Grids have become deeply ingrained in the approach and working practices of today’s web designers.
Some years back there was a reaction to the dead rigidity of tables in the form of the fluid layout, against which there has been another reaction that has lead on to a greater appreciation of the precision of pixels and the striving for aesthetic perfection and maximum user satisfaction.

As the grid has become a design necessity for the website, the website in turn is based within an internet grid. And all around us in the physical world there are examples of grids that are micro elements (windows and doors) within macro structures (the skyscraper).

But the grid is more than just a feature of urban modernity – they have played essential parts in human understanding for millenniums.

What is the explanation for the existence of the ubiquitous grid throughout the history of human civilisation? Why is it that whenever we strive for order – whether architecturally, cartographically or through the scribing of music through notation – humanity has used this repetitious geometric pattern?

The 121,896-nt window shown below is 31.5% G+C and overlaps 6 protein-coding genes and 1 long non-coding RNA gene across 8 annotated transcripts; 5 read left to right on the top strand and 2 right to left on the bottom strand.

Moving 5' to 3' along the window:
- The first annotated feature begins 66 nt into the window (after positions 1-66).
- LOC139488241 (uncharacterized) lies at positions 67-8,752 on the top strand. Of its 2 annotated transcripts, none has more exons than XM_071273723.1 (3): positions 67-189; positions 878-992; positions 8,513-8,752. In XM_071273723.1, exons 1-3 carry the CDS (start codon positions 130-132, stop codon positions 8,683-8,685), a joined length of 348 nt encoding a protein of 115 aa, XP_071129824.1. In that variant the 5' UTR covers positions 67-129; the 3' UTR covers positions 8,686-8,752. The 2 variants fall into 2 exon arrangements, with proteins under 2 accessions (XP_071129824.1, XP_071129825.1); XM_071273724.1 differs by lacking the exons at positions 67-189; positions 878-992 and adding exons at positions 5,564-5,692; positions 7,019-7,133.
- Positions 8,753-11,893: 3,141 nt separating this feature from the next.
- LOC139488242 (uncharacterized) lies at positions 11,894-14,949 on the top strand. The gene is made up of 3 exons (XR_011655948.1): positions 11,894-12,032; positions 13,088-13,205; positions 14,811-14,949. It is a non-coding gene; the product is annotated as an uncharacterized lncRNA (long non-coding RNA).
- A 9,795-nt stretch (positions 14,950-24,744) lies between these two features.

Art historian Hannah B. Higgins, in her rich work The Grid Book, attempts to answer these questions through the study of ten examples. Starting with the brick constructs of ancient Mesopotamia, she wanders past the hot metal type of the Gutenberg press; the bankers’ ledgers of the merchant cities of Genoa and Florence; the artistic methodology of Leon Battista Alberti and the urban planning of Hippodamus of Miletus.

Not merely content with highlighting the physical world of the grid in symbols of modernity such as skyscrapers and sea freight containerisation, Higgins also finds it within the scientific theories of Newton, Einstein and Mandelbrot and that which is beyond the vision of the naked human eye.

The Grid Book is a dizzying rush through thousands of years of human endeavour and is quite a bracing read.
Although the author makes claim to appeal to an audience outside her own academic cache, the pace and sheer expanse of historical and intellective material in the book leaves one a little overwhelmed and perhaps a trifle unsatisfied come the end of the final page.

And where does this history leave us, dear web designer? Beyond, far beyond mere CSS techniques of the 21st century, and with an intellectual debt rooted in mankind’s taming of its habitat, grand construction and artistic expression.

We are standing on the shoulders of giants as The Grid Book details.

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